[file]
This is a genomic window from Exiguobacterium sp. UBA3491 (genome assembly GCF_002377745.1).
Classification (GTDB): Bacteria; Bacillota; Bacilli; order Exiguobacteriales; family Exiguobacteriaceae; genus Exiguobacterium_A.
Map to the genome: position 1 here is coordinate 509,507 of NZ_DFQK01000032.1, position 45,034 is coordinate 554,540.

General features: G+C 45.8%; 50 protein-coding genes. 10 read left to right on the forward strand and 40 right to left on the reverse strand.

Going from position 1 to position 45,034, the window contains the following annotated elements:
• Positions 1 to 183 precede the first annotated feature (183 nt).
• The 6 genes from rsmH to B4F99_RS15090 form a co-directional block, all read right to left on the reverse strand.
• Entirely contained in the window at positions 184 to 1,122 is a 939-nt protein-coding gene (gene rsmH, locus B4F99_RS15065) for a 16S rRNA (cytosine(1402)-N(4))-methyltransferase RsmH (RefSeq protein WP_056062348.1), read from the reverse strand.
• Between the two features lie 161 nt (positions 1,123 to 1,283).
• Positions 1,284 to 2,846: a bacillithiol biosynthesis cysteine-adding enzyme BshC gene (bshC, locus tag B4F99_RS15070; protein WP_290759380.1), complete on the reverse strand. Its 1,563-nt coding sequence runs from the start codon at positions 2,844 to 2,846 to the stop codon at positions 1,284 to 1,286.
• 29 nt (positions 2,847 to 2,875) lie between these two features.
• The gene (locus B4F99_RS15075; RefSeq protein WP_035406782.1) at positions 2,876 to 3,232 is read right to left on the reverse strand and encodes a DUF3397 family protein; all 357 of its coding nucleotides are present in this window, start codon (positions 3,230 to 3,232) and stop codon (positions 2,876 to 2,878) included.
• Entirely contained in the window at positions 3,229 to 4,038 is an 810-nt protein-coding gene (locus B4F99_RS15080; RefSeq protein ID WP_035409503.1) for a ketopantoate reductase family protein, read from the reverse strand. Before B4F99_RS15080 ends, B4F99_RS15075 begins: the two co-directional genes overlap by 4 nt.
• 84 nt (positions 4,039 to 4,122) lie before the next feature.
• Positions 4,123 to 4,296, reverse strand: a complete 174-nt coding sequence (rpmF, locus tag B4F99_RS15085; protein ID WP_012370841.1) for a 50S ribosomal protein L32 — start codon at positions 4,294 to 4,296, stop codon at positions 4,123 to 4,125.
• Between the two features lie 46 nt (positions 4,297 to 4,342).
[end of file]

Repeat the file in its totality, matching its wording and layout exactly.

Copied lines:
This is a genomic window from Exiguobacterium sp. UBA3491 (genome assembly GCF_002377745.1).
Classification (GTDB): Bacteria; Bacillota; Bacilli; order Exiguobacteriales; family Exiguobacteriaceae; genus Exiguobacterium_A.
Map to the genome: position 1 here is coordinate 509,507 of NZ_DFQK01000032.1, position 45,034 is coordinate 554,540.

General features: G+C 45.8%; 50 protein-coding genes. 10 read left to right on the forward strand and 40 right to left on the reverse strand.

Going from position 1 to position 45,034, the window contains the following annotated elements:
• Positions 1 to 183 precede the first annotated feature (183 nt).
• The 6 genes from rsmH to B4F99_RS15090 form a co-directional block, all read right to left on the reverse strand.
• Entirely contained in the window at positions 184 to 1,122 is a 939-nt protein-coding gene (gene rsmH, locus B4F99_RS15065) for a 16S rRNA (cytosine(1402)-N(4))-methyltransferase RsmH (RefSeq protein WP_056062348.1), read from the reverse strand.
• Between the two features lie 161 nt (positions 1,123 to 1,283).
• Positions 1,284 to 2,846: a bacillithiol biosynthesis cysteine-adding enzyme BshC gene (bshC, locus tag B4F99_RS15070; protein WP_290759380.1), complete on the reverse strand. Its 1,563-nt coding sequence runs from the start codon at positions 2,844 to 2,846 to the stop codon at positions 1,284 to 1,286.
• 29 nt (positions 2,847 to 2,875) lie between these two features.
• The gene (locus B4F99_RS15075; RefSeq protein WP_035406782.1) at positions 2,876 to 3,232 is read right to left on the reverse strand and encodes a DUF3397 family protein; all 357 of its coding nucleotides are present in this window, start codon (positions 3,230 to 3,232) and stop codon (positions 2,876 to 2,878) included.
• Entirely contained in the window at positions 3,229 to 4,038 is an 810-nt protein-coding gene (locus B4F99_RS15080; RefSeq protein ID WP_035409503.1) for a ketopantoate reductase family protein, read from the reverse strand. Before B4F99_RS15080 ends, B4F99_RS15075 begins: the two co-directional genes overlap by 4 nt.
• 84 nt (positions 4,039 to 4,122) lie before the next feature.
• Positions 4,123 to 4,296, reverse strand: a complete 174-nt coding sequence (rpmF, locus tag B4F99_RS15085; protein ID WP_012370841.1) for a 50S ribosomal protein L32 — start codon at positions 4,294 to 4,296, stop codon at positions 4,123 to 4,125.
• Between the two features lie 46 nt (positions 4,297 to 4,342).